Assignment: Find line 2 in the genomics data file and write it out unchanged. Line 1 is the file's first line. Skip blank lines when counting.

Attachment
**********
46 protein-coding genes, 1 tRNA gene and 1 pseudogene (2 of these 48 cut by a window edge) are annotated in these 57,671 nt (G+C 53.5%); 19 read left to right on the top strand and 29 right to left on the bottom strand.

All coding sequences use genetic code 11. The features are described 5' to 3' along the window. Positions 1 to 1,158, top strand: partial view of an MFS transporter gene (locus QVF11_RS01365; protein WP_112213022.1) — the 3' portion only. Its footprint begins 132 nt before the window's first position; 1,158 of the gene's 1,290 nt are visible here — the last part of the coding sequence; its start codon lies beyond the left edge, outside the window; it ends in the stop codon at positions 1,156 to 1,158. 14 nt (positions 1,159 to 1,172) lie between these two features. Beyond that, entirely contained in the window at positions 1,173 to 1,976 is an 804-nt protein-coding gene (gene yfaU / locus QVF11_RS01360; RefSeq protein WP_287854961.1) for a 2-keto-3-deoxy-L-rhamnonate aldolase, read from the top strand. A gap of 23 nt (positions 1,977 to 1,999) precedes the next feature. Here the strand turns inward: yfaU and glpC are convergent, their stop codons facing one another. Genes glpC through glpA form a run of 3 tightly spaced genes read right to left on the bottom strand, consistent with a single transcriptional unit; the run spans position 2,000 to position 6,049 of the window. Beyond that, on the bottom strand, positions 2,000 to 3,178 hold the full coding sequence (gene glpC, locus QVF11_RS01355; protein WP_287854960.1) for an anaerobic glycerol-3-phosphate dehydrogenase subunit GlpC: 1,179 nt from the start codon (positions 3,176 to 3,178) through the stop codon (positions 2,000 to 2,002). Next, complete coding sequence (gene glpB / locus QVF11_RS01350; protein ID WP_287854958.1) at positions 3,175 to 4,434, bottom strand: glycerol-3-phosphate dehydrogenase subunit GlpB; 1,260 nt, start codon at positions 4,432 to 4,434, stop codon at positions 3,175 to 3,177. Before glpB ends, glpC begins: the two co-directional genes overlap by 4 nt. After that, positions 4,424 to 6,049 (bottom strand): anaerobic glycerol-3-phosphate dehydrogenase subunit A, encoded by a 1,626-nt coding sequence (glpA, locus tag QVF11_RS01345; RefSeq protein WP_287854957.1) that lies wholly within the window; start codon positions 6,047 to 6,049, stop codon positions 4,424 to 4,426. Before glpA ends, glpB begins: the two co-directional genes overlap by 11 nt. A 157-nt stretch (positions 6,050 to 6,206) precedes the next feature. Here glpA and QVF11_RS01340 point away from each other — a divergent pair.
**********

All coding sequences use genetic code 11. The features are described 5' to 3' along the window. Positions 1 to 1,158, top strand: partial view of an MFS transporter gene (locus QVF11_RS01365; protein WP_112213022.1) — the 3' portion only. Its footprint begins 132 nt before the window's first position; 1,158 of the gene's 1,290 nt are visible here — the last part of the coding sequence; its start codon lies beyond the left edge, outside the window; it ends in the stop codon at positions 1,156 to 1,158. 14 nt (positions 1,159 to 1,172) lie between these two features. Beyond that, entirely contained in the window at positions 1,173 to 1,976 is an 804-nt protein-coding gene (gene yfaU / locus QVF11_RS01360; RefSeq protein WP_287854961.1) for a 2-keto-3-deoxy-L-rhamnonate aldolase, read from the top strand. A gap of 23 nt (positions 1,977 to 1,999) precedes the next feature. Here the strand turns inward: yfaU and glpC are convergent, their stop codons facing one another. Genes glpC through glpA form a run of 3 tightly spaced genes read right to left on the bottom strand, consistent with a single transcriptional unit; the run spans position 2,000 to position 6,049 of the window. Beyond that, on the bottom strand, positions 2,000 to 3,178 hold the full coding sequence (gene glpC, locus QVF11_RS01355; protein WP_287854960.1) for an anaerobic glycerol-3-phosphate dehydrogenase subunit GlpC: 1,179 nt from the start codon (positions 3,176 to 3,178) through the stop codon (positions 2,000 to 2,002). Next, complete coding sequence (gene glpB / locus QVF11_RS01350; protein ID WP_287854958.1) at positions 3,175 to 4,434, bottom strand: glycerol-3-phosphate dehydrogenase subunit GlpB; 1,260 nt, start codon at positions 4,432 to 4,434, stop codon at positions 3,175 to 3,177. Before glpB ends, glpC begins: the two co-directional genes overlap by 4 nt. After that, positions 4,424 to 6,049 (bottom strand): anaerobic glycerol-3-phosphate dehydrogenase subunit A, encoded by a 1,626-nt coding sequence (glpA, locus tag QVF11_RS01345; RefSeq protein WP_287854957.1) that lies wholly within the window; start codon positions 6,047 to 6,049, stop codon positions 4,424 to 4,426. Before glpA ends, glpB begins: the two co-directional genes overlap by 11 nt. A 157-nt stretch (positions 6,050 to 6,206) precedes the next feature. Here glpA and QVF11_RS01340 point away from each other — a divergent pair.